Cuomo: NY preparing to reopen sixth upstate region’s economy; watching nursing homes

Michael O’Keeffe, David Reich-Hale and Newsday Staff

This story was reported by Rachelle Blidner, Alfonso A. Castillo, Lisa L. Colangelo, Scott Eidler, Bart Jones, Michael O’Keeffe, David Reich-Hale and Olivia Winslow. It was written by Jones.

The state is ramping up testing of employees at nursing homes to combat the coronavirus in an area where the disease has had some of its most devastating impact, Gov. Andrew M. Cuomo said Monday, while officials worried that New York City residents would come in large numbers to Long Island beaches for the Memorial Day weekend.

The governor also announced that Western New York around Buffalo will partially reopen Tuesday, becoming the sixth region in the state to enter Phase One of loosening restrictions from the pandemic. Long Island is among four, mainly downstate, regions deemed not ready to reopen.

Nassau and Suffolk counties together have met five of seven requirements, while New York City has fallen back to meeting only three of the seven benchmarks on health indicators and readiness measures, according to state data released Monday.

Cuomo defended the state’s push for periodic testing of staff at New York’s 600 nursing homes, and called on more New Yorkers to take advantage of available testing sites in their communities. 

“We worked day and night to get up this testing capacity,” Cuomo said Monday at the Roswell Park Cancer Institute in upstate Buffalo.

On a personal note, Cuomo said he was “pleased to report” that he tested negative for the coronavirus, after standing before the media on Sunday to undergo specimen collection, as a medical worker put a swab up his nose so he could show the public how easy it is.

“When you find out you are negative, it’s actually a nice sense of relief … You don’t need to have symptoms and you can have the COVID virus,” he said. “There’s no reason why people shouldn’t be getting testing … We actually have now more testing capacity than we are using at many of our sites.”

Cuomo said the state will continue pushing for testing staff at nursing homes twice a week to try to detect and contain any further spread in a vulnerable spot, despite complaints from nursing home operators about the mandate.

“If you watch what happens with the staff, it’s a canary in the coal mine for what’s happening in the nursing home. And … it clearly keeps the residents of the nursing home safe,” Cuomo said.

To help accomplish the stepped-up testing, the state will be sending 320,000 test kits to nursing homes this week, Cuomo said. The Metropolitan Transportation Authority, which operates train and bus transit systems in the downstate region, said it helped distribute 47,484 COVID-19 testing kits to 106 nursing homes across New York City on Monday.

The state’s goal is to conduct some 35,000 tests a day, Cuomo stated.

“I know the nursing home operators are not happy about this. I get it. It’s very hard to administer,” he said. “The staff all have to be tested twice a week.”

Cuomo acknowledged that other states do not have such a requirement in place, calling it “the most aggressive standard in the nation” but said it is necessary to protect nursing home residents.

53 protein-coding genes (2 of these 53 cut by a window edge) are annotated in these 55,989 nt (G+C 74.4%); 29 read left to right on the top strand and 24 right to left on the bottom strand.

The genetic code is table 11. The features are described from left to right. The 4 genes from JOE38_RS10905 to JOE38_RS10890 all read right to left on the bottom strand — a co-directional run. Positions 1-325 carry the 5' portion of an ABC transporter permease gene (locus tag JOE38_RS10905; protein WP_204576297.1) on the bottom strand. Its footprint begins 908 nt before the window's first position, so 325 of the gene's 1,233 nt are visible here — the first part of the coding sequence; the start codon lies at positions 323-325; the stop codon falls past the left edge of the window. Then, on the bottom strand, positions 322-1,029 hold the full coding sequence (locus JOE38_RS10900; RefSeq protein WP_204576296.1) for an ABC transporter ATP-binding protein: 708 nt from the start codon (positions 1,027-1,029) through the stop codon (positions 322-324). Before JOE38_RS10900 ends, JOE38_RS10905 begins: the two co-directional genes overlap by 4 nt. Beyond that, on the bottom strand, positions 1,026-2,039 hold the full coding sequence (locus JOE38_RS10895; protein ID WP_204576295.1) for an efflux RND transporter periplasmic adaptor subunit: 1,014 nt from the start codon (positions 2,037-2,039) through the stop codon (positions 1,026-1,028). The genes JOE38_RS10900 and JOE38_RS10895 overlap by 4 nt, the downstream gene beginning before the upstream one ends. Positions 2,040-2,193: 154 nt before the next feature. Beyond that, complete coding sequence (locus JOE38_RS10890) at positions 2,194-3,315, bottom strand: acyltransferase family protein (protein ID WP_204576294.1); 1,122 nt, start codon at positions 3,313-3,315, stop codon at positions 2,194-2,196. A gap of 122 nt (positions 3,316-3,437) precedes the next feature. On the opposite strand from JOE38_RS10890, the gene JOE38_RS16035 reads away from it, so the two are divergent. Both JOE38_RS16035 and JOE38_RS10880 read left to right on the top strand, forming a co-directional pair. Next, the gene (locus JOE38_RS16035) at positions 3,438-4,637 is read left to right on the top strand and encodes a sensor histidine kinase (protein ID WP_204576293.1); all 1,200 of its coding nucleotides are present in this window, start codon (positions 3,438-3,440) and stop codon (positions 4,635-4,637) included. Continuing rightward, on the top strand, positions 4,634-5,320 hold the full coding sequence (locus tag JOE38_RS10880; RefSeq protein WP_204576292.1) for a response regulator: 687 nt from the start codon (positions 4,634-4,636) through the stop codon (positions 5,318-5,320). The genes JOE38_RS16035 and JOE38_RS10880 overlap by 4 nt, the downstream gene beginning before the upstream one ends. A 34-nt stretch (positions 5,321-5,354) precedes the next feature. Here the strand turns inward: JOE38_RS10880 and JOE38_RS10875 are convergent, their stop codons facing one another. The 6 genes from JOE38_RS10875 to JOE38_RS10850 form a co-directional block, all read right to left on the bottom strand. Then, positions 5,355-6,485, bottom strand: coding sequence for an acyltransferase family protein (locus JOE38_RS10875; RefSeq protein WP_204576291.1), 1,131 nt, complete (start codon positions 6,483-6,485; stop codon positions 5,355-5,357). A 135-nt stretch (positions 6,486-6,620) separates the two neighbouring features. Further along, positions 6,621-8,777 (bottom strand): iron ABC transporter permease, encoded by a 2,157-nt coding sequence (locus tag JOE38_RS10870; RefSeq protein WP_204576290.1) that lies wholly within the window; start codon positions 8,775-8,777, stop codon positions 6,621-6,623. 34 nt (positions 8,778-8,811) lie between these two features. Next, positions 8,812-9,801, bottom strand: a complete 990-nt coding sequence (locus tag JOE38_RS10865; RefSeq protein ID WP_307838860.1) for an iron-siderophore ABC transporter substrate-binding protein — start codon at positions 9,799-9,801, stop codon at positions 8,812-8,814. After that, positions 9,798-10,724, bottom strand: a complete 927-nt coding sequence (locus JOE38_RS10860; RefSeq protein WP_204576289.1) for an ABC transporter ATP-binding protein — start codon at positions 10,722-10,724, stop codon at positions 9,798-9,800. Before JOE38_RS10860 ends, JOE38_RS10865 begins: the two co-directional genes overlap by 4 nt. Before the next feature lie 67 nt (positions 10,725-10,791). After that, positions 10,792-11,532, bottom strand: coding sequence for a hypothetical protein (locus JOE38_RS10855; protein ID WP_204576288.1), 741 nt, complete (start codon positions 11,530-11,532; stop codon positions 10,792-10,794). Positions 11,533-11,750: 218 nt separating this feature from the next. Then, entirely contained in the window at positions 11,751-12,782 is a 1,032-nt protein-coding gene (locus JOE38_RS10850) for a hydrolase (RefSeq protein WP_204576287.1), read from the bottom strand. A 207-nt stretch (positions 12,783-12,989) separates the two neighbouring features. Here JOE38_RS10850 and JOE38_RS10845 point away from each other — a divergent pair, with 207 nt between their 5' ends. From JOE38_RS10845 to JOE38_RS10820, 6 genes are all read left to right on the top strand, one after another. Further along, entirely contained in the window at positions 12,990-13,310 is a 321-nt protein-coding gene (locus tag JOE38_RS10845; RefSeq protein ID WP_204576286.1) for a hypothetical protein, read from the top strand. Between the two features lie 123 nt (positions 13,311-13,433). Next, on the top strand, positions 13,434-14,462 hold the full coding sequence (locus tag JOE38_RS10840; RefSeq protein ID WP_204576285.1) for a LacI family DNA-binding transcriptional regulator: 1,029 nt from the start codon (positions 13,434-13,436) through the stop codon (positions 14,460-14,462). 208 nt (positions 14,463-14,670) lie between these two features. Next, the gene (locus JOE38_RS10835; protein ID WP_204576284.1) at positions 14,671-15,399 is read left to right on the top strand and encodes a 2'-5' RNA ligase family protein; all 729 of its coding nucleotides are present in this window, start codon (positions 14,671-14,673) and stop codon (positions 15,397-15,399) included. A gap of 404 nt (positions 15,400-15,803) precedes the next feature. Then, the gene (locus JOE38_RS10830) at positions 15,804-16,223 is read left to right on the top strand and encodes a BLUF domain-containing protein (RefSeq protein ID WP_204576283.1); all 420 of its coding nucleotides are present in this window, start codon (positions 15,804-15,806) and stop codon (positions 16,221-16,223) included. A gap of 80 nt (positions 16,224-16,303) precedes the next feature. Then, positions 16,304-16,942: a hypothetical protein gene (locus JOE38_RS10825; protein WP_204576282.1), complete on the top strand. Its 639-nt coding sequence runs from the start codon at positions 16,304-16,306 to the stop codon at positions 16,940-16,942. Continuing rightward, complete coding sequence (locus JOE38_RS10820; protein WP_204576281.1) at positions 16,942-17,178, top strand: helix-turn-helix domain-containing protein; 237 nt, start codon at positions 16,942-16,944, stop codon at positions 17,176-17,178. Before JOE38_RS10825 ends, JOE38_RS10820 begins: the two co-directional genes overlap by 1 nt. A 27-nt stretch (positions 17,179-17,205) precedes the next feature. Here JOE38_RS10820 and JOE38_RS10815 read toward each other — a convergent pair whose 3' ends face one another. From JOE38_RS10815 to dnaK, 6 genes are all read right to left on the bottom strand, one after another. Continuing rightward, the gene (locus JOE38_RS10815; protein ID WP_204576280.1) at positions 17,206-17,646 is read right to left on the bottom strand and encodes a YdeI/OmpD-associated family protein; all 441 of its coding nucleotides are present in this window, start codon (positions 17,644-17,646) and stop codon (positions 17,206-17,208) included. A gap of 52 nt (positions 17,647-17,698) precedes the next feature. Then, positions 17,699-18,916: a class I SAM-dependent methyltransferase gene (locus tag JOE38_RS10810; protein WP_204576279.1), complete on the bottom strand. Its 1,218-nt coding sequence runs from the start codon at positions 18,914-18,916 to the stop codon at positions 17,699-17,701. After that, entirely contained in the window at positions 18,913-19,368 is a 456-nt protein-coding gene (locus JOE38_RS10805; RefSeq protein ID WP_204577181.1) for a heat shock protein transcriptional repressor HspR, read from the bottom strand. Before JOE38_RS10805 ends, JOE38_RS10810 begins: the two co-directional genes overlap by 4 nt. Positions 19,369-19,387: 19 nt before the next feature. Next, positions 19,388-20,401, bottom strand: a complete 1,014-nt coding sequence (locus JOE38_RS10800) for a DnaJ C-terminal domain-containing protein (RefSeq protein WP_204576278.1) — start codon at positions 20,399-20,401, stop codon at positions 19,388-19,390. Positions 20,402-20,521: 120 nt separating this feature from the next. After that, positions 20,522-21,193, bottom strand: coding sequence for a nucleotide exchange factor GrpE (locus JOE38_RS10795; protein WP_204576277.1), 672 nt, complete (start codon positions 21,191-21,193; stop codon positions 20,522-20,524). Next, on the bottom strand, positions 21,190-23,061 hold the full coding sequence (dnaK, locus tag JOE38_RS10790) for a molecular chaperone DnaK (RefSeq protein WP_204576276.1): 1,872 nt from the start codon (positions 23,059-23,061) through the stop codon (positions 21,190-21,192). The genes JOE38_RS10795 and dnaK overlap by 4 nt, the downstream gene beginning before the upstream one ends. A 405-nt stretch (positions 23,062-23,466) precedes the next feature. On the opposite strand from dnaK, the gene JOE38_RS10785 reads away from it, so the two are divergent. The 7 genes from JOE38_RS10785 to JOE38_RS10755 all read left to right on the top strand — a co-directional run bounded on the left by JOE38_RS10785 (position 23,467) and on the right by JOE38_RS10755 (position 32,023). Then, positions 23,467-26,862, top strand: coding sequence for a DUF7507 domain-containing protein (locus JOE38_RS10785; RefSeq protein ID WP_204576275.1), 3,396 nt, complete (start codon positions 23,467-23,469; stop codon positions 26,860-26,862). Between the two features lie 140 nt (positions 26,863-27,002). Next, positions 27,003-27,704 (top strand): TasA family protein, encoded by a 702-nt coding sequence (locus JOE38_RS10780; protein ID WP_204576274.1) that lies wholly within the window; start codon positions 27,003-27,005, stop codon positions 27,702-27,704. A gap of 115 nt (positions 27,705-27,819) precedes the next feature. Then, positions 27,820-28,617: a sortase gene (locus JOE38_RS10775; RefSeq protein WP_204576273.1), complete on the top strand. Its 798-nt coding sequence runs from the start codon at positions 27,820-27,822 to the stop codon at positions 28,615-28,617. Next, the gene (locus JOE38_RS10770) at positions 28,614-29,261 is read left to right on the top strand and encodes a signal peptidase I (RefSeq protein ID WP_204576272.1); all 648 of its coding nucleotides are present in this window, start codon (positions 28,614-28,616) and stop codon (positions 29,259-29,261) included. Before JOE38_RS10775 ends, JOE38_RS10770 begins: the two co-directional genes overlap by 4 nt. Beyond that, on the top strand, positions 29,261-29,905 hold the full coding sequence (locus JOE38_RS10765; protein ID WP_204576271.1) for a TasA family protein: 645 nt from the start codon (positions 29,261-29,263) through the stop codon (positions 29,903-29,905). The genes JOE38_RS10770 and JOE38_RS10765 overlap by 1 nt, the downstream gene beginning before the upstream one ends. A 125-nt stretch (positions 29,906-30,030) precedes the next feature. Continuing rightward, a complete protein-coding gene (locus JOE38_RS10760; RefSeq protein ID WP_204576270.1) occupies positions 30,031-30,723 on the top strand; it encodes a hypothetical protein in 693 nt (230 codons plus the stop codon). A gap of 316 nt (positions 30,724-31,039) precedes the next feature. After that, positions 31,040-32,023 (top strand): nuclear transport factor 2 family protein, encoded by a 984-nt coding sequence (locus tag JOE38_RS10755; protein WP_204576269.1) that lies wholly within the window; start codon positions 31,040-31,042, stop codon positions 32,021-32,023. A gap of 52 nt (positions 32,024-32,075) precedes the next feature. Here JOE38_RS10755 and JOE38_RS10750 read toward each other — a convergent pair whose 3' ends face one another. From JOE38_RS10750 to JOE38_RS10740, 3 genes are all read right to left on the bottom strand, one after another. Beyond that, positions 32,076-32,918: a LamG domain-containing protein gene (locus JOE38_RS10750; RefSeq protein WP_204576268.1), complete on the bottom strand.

“We’re going to do what we have to do to protect the lives of New Yorkers. Who is in a nursing home? This is your mother. This is your father, your sister, your brother. This is our family who are in nursing homes … They’re our senior family members, who we owe nothing but gratitude and respect.”

Stephen Hanse, president and CEO of the New York State Health Facilities Association, which represents almost 400 skilled nursing homes, thanked Cuomo for the expanded testing, but said costs are still a concern.

“With approximately 205,000 employees for skilled nursing facilities and assisted living facilities in New York State, twice a week testing would require 410,000 tests weekly, which would cost approximately $60 million per week,” he said in a statement. “We will need continued support from the state and the federal government.”


Gov. Andrew M. Cuomo, delivering his daily briefing on the ongoing COVID-19 pandemic from the Roswell Park Cancer Institute in Buffalo, said the state is prepared for the Tuesday reopening of Western New York as the sixth region to gradually bring back its economy. Credit: Office of the Governor

The state reported improvements across the board in the containment of the COVID-19 virus, with overall hospitalizations, intubations and deaths linked to the disease declining on a daily basis. However, 106 New Yorkers died of coronavirus-related ailments in hospitals and nursing homes Sunday, a number Cuomo said is “still painfully high, but it is down.”

It was the eighth straight day the toll was below 200, and was well below the nearly 800 daily deaths at the height of the pandemic in early April. The number of new hospitalizations, 373, was far below the peak of about 3,200. Total hospitalizations were 5,840, compared to the peak of nearly 19,000.

Suffolk County Executive Steve Bellone said the county had the lowest number of deaths in a one-day period since March — six in 24 hours.

“If there’s any solace we take from that number, it’s the lowest number we’ve seen. We have not been at that level in a long, long time,” Bellone said, noting there are still six newly grieving families today.

The number of new coronavirus cases continued to show a clear and steady decline in the state and on Long Island, one of the main hot spots.

Statewide, there were 1,250 new confirmed cases of COVID-19, for a total of 351,371, according to state figures released Monday. Nassau had 89 new cases, for a total of 39,225. Suffolk had 107 new cases, for a total of 38,224. New York City added 637 new cases, for a total of 193,230. The state figures report the previous day’s totals.

Memorial Day beach concerns

While the numbers continued to drop, the impending holiday weekend was stoking fears that New York City residents would crowd Long Island beaches since New York City Mayor Bill de Blasio had decided to keep the ones in the city closed.

Nassau County Executive Laura Curran said Monday she spoke with de Blasio about her concerns.

“I understand that this can be quite challenging in more densely populated places, so I respect his decision,” she said. “I also understand that as hard hit as we have been on Long Island, that New York City really has been the epicenter of this crisis.

“We will be ready, and we will be ready on Friday.”

Curran said “we always attract a lot of people to our beaches, because they’re so great.” There will be a limit on the number of cars at parking lots, staff and signs will enforce regulations to ensure they are at 50%.